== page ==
Gnosticism Explained strives to provide a reliable, accessible, and engaging introduction to the type of early Christianity known as Gnosticism, with scholarly sources cited throughout.
Owens illustrates how in the first volume of this "last quartet"—The Psychology of the Transference, published in 1946—Jung employed a sixteenth-century alchemical text to provide context for what is in fact a statement about his own experience with love recounted both in his private journals and in Liber Novus.
Hippolytus summarizes this condition of non-being, which transcends all being from the original treatise as follows:
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As part of this same process, the Gnostic texts were excluded from the increasingly formalized “New Testament” over the course of the fourth century. In 367, Bishop Athanasius of Alexandria compiled the first-ever list that contained exactly the twenty-seven books that comprise the official New Testament to this day. This list was contained in a letter that was sent to all the churches under his authority, and in which he proclaimed that “in these alone the teaching of godliness is proclaimed. Let no one add to these; let nothing be taken away from them.” In the 390s, Athanasius’s list was ratified by synods elsewhere in the Roman Empire, effectively conferring official status on it.
The reason is shocking but factual. Early in the development of Christianity, one form of the Christian church decided other gospels, other than the four they favored, should be silenced and eventually gave the Festal Order in 367 C.E. that they be destroyed. Unbelievably, it was decided they shouldn't even be heard. One major factor was they reveal that even the earliest disciples and apostles had differences of beliefs among themselves. This was not acceptable to this church that believed Christianity should be one voice. These gospels make it clear that these other disciples express a great faith in Jesus, even as Lord and Savior, but they did not conform to the beliefs of a church that was becoming politically powerful in the second century in the Roman Empire. Their story is almost unbelievable but is well-documented.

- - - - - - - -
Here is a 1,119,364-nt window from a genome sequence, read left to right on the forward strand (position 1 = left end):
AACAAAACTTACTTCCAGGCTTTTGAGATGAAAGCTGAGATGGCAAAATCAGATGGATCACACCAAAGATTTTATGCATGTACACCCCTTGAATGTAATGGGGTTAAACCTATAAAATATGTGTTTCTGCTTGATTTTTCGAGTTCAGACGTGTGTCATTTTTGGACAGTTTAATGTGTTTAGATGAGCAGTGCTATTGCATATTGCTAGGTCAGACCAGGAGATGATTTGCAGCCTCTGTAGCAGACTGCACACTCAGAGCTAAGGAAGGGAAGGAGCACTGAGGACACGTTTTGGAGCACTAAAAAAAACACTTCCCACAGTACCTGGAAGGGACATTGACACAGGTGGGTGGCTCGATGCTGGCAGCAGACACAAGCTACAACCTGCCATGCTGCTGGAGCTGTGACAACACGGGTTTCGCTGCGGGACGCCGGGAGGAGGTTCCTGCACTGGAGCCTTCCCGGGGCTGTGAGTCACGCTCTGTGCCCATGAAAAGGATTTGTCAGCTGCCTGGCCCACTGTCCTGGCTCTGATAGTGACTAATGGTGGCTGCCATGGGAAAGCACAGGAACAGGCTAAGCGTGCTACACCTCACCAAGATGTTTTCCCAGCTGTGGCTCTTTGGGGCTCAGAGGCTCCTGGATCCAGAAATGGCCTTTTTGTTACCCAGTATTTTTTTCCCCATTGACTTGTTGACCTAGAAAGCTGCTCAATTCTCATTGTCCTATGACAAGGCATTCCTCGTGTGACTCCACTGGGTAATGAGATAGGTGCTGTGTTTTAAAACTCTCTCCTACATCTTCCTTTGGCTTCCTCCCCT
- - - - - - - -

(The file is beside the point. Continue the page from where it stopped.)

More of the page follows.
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The manifestation of First Space, aspect " C " is seen by some as the lower or middle Pleroma ( note: The Most High Father, aspect " A " was not manifested yet ), is also seen in; the Bridal-Chamber, as well in the regions of the First Commandment and up to the regions of the First Mystery which is the Mystery of the Father. Within the Veil, within the First Commandment say: " To Love God above all things, and thy neighbour as thyself " then the Sixth Mystery, which is the manifestation of Second Space, aspects " D and E ": The Spirit is strong, but the flesh is weak. Do not fall into temptation ", think Karma, Soul incarnation and reincarnation. The soul, sex, temptation, downfall and regeneration are found hidden within the Sixth Mystery. see: Pistis Sophia and Mysteries.
9:26. And after sixty-two weeks Christ shall be slain: and the people that shall deny him shall not be his. And a people, with their leader, that shall come, shall destroy the city, and the sanctuary: and the end thereof shall be waste, and after the end of the war the appointed desolation.
Thus, the Gnostics had just as much of a claim to representing “real Christianity” as did anyone else at the time. There was no official, shared standard of “orthodoxy” or “heresy” – just different personal understandings and opinions.
 Pétrement, Simone. 1990. A Separate God: The Origins and Teachings of Gnosticism. Translated by Carol Harrison. Harper San Francisco. p. 171-180.
After delving in the Gnostic tradition, it becomes apparent that the writers of their texts are writing about an inner figure clothed in the narrative of an exterior leader of the faith.